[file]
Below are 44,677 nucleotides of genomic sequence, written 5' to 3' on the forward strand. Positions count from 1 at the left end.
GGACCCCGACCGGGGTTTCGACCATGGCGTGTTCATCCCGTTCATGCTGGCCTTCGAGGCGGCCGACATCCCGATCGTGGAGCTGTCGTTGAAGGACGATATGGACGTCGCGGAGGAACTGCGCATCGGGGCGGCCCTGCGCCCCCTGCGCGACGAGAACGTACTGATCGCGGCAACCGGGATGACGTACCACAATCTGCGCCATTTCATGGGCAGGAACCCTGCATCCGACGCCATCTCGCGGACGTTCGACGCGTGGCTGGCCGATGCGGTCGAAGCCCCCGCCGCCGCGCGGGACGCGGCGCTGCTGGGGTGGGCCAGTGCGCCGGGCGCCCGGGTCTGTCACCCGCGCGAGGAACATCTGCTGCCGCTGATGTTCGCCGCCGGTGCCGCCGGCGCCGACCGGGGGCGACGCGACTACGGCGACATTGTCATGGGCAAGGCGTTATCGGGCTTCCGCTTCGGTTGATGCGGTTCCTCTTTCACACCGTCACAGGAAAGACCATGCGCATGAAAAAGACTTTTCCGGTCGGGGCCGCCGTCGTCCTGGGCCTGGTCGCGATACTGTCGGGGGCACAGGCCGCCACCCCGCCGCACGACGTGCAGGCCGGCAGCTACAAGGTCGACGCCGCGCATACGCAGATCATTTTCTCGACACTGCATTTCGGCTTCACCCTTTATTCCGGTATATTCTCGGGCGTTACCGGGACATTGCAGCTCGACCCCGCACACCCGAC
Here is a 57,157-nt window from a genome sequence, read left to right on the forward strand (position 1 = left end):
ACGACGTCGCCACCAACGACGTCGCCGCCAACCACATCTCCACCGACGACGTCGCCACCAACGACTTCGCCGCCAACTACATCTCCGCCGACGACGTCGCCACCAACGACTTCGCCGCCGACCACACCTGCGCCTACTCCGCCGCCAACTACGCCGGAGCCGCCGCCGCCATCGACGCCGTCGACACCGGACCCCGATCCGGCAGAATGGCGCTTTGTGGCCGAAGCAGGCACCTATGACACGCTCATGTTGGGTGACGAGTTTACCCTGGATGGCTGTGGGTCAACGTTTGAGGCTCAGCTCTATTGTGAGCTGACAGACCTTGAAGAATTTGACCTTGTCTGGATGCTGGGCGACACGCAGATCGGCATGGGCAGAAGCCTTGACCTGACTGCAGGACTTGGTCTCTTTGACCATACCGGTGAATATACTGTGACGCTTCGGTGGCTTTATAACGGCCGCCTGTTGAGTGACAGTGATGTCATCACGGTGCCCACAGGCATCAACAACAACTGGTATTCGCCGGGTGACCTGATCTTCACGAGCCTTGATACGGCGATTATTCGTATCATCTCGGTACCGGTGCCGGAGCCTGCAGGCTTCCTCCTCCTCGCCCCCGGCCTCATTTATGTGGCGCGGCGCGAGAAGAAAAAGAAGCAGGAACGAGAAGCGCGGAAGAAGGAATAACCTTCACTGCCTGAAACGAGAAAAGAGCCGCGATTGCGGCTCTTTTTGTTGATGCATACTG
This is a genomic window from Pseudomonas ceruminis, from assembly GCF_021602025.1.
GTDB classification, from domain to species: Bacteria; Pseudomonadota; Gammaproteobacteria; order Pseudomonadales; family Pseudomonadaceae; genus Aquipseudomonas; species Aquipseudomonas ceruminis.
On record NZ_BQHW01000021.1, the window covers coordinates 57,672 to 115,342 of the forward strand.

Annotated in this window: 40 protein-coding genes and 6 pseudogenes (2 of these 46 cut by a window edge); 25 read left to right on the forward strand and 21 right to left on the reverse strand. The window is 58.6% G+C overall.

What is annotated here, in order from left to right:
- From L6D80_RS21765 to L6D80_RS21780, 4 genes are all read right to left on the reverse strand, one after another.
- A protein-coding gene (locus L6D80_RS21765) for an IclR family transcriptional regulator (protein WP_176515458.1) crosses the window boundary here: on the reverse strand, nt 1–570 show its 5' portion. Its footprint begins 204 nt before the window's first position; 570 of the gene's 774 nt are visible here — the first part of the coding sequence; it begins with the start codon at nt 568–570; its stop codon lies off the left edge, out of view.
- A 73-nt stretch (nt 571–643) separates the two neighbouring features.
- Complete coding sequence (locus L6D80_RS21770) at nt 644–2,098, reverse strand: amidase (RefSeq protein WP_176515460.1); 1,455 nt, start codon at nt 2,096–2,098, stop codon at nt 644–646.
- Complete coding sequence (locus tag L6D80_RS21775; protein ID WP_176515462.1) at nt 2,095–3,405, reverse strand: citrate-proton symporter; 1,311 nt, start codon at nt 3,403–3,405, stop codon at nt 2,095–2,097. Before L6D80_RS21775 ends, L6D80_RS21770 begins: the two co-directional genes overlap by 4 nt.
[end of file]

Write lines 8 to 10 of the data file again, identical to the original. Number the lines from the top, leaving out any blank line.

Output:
Annotated in this window: 40 protein-coding genes and 6 pseudogenes (2 of these 46 cut by a window edge); 25 read left to right on the forward strand and 21 right to left on the reverse strand. The window is 58.6% G+C overall.

What is annotated here, in order from left to right:
- From L6D80_RS21765 to L6D80_RS21780, 4 genes are all read right to left on the reverse strand, one after another.